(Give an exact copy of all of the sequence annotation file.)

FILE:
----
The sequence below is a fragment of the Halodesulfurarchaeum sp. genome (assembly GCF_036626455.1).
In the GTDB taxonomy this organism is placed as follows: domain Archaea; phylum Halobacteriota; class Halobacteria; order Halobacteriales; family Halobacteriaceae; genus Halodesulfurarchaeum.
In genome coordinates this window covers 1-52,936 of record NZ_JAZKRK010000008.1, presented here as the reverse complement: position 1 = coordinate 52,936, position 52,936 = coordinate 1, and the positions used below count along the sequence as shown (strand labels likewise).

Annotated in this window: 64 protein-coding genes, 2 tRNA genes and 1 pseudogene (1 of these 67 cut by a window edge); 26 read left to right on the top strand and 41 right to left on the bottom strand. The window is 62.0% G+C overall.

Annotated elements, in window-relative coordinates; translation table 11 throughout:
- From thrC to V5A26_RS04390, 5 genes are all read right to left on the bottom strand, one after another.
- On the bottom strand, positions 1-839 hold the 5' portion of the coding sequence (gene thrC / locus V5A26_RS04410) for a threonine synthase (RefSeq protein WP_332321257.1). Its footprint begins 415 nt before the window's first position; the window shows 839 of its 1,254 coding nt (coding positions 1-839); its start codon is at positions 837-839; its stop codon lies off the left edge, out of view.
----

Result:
The sequence below is a fragment of the Halodesulfurarchaeum sp. genome (assembly GCF_036626455.1).
In the GTDB taxonomy this organism is placed as follows: domain Archaea; phylum Halobacteriota; class Halobacteria; order Halobacteriales; family Halobacteriaceae; genus Halodesulfurarchaeum.
In genome coordinates this window covers 1-52,936 of record NZ_JAZKRK010000008.1, presented here as the reverse complement: position 1 = coordinate 52,936, position 52,936 = coordinate 1, and the positions used below count along the sequence as shown (strand labels likewise).

Annotated in this window: 64 protein-coding genes, 2 tRNA genes and 1 pseudogene (1 of these 67 cut by a window edge); 26 read left to right on the top strand and 41 right to left on the bottom strand. The window is 62.0% G+C overall.

Annotated elements, in window-relative coordinates; translation table 11 throughout:
- From thrC to V5A26_RS04390, 5 genes are all read right to left on the bottom strand, one after another.
- On the bottom strand, positions 1-839 hold the 5' portion of the coding sequence (gene thrC / locus V5A26_RS04410) for a threonine synthase (RefSeq protein WP_332321257.1). Its footprint begins 415 nt before the window's first position; the window shows 839 of its 1,254 coding nt (coding positions 1-839); its start codon is at positions 837-839; its stop codon lies off the left edge, out of view.